GEMINI XII (November 11-15 1966)




BUZZ ALLDRIN AND JIM LOVELL

At the completion of the previous Gemini flights, the program still had not demonstrated that an astronaut could work easily and efficiently outside the spacecraft.

In preparation for Gemini XII, new, improved restraints were added to the outside of the capsule, and a new technique—underwater training—was introduced, which would become a staple of all future space-walk simulation.

Aldrin's two-hour, 20-minute tethered space-walk, during which he photographed star fields, retrieved a micrometeorite collector and did other chores, at last demonstrated the feasibility of extravehicular activity.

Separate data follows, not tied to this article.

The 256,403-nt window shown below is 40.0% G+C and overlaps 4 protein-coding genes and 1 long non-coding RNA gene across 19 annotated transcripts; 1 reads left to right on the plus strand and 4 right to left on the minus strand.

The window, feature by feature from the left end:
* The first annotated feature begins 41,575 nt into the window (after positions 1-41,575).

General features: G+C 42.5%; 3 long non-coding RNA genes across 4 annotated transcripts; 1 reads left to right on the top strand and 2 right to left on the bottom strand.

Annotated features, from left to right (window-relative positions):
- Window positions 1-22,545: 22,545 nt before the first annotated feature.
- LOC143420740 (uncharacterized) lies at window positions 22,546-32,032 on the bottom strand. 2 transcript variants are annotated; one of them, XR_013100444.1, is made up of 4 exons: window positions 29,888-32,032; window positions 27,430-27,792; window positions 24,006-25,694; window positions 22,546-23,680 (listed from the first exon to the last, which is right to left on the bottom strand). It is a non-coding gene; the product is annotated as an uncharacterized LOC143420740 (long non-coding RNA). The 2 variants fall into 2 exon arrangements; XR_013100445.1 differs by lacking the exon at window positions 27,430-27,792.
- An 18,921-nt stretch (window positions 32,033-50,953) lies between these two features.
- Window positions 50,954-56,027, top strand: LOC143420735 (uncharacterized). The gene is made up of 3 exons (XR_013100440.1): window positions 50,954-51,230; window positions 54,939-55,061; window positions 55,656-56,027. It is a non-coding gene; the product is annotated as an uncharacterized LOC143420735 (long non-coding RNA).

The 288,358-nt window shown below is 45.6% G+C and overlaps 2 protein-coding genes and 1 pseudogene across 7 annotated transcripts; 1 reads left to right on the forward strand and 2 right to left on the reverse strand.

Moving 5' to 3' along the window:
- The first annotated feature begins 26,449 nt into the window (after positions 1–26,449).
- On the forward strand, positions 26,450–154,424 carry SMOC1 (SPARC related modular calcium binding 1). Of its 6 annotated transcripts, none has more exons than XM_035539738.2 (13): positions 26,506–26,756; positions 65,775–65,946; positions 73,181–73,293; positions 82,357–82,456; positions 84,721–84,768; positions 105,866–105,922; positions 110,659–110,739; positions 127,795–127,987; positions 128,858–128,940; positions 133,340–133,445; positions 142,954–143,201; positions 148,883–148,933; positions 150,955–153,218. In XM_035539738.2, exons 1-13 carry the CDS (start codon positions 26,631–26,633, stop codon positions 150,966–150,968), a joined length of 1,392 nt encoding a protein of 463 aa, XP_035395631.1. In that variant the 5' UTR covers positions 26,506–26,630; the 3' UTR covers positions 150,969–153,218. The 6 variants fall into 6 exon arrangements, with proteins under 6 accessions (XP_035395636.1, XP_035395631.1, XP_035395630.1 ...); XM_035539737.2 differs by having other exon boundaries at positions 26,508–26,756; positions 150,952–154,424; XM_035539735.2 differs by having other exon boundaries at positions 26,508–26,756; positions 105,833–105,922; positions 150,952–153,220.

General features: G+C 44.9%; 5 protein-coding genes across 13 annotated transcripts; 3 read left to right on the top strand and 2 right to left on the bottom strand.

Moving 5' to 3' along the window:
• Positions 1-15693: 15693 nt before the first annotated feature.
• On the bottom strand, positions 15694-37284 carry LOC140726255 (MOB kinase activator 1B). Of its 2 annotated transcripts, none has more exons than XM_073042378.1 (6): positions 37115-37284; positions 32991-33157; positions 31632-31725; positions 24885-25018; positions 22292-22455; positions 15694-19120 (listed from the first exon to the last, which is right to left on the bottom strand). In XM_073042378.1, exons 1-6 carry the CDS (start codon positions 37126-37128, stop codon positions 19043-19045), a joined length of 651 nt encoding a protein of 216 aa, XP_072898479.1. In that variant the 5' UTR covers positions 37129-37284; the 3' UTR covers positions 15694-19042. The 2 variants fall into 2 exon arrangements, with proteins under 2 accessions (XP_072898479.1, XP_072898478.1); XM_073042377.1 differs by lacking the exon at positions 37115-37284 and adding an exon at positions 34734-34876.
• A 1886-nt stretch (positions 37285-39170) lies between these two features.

Two more stand-up EVAs also went smoothly, as did the by­ now routine rendezvous and docking with an Agena which was done "manually" using the onboard computer and charts when a rendezvous radar failed.

The climb to a higher orbit, however, was canceled because of a problem with the Agena booster.

Many documentaries afterward largely credit the spacewalk innovations, including the underwater training, to Aldrin himself.

Gemini 12 successfully performed all of the required rendezvous and docking procedures with the Agena target vehicle, conducted three Extravehicular Activity (EVA) operations, tethering the Agena as a stationkeeping exercise, performed docked maneuvers using the Agena propulsion system to change orbit, and demonstrated an automatic reentry.

Finally, the Gemini program was accomplished.

For the first time, getting to the moon seemed possible!



THE AGENA TETHERED TO GEMINI XII

Here is the summary report for Gemini XII